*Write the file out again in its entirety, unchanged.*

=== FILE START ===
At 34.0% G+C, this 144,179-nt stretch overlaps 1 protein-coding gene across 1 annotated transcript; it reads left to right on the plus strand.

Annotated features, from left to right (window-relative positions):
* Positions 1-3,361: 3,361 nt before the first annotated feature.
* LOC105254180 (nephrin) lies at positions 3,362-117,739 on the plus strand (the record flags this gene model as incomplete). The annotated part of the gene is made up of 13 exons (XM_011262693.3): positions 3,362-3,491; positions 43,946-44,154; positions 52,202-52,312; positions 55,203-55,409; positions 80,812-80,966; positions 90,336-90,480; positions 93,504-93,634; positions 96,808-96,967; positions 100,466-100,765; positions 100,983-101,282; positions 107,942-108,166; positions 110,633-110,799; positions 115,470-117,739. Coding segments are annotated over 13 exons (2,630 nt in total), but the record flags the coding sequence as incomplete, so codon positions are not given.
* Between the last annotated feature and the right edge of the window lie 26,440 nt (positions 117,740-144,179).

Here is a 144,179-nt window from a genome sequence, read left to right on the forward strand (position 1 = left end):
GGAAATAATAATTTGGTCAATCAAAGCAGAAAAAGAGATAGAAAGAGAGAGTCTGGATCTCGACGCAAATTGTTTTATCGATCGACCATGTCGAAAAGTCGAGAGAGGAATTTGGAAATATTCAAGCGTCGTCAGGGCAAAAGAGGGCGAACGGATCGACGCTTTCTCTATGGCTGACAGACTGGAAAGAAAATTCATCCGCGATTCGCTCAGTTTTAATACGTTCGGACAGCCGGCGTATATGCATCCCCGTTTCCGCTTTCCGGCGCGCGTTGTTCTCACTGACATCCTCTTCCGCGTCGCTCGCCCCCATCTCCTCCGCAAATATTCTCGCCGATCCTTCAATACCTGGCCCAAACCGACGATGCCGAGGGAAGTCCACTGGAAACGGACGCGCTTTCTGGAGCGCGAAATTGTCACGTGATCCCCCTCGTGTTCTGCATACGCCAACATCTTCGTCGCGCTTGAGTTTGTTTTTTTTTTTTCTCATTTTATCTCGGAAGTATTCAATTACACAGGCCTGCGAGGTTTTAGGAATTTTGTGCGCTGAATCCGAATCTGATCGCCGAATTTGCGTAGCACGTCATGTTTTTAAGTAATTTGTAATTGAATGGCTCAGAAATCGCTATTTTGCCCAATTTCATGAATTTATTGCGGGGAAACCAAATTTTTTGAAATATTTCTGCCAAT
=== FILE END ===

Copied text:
At 34.0% G+C, this 144,179-nt stretch overlaps 1 protein-coding gene across 1 annotated transcript; it reads left to right on the plus strand.

Annotated features, from left to right (window-relative positions):
* Positions 1-3,361: 3,361 nt before the first annotated feature.
* LOC105254180 (nephrin) lies at positions 3,362-117,739 on the plus strand (the record flags this gene model as incomplete). The annotated part of the gene is made up of 13 exons (XM_011262693.3): positions 3,362-3,491; positions 43,946-44,154; positions 52,202-52,312; positions 55,203-55,409; positions 80,812-80,966; positions 90,336-90,480; positions 93,504-93,634; positions 96,808-96,967; positions 100,466-100,765; positions 100,983-101,282; positions 107,942-108,166; positions 110,633-110,799; positions 115,470-117,739. Coding segments are annotated over 13 exons (2,630 nt in total), but the record flags the coding sequence as incomplete, so codon positions are not given.
* Between the last annotated feature and the right edge of the window lie 26,440 nt (positions 117,740-144,179).

Here is a 144,179-nt window from a genome sequence, read left to right on the forward strand (position 1 = left end):
GGAAATAATAATTTGGTCAATCAAAGCAGAAAAAGAGATAGAAAGAGAGAGTCTGGATCTCGACGCAAATTGTTTTATCGATCGACCATGTCGAAAAGTCGAGAGAGGAATTTGGAAATATTCAAGCGTCGTCAGGGCAAAAGAGGGCGAACGGATCGACGCTTTCTCTATGGCTGACAGACTGGAAAGAAAATTCATCCGCGATTCGCTCAGTTTTAATACGTTCGGACAGCCGGCGTATATGCATCCCCGTTTCCGCTTTCCGGCGCGCGTTGTTCTCACTGACATCCTCTTCCGCGTCGCTCGCCCCCATCTCCTCCGCAAATATTCTCGCCGATCCTTCAATACCTGGCCCAAACCGACGATGCCGAGGGAAGTCCACTGGAAACGGACGCGCTTTCTGGAGCGCGAAATTGTCACGTGATCCCCCTCGTGTTCTGCATACGCCAACATCTTCGTCGCGCTTGAGTTTGTTTTTTTTTTTTCTCATTTTATCTCGGAAGTATTCAATTACACAGGCCTGCGAGGTTTTAGGAATTTTGTGCGCTGAATCCGAATCTGATCGCCGAATTTGCGTAGCACGTCATGTTTTTAAGTAATTTGTAATTGAATGGCTCAGAAATCGCTATTTTGCCCAATTTCATGAATTTATTGCGGGGAAACCAAATTTTTTGAAATATTTCTGCCAAT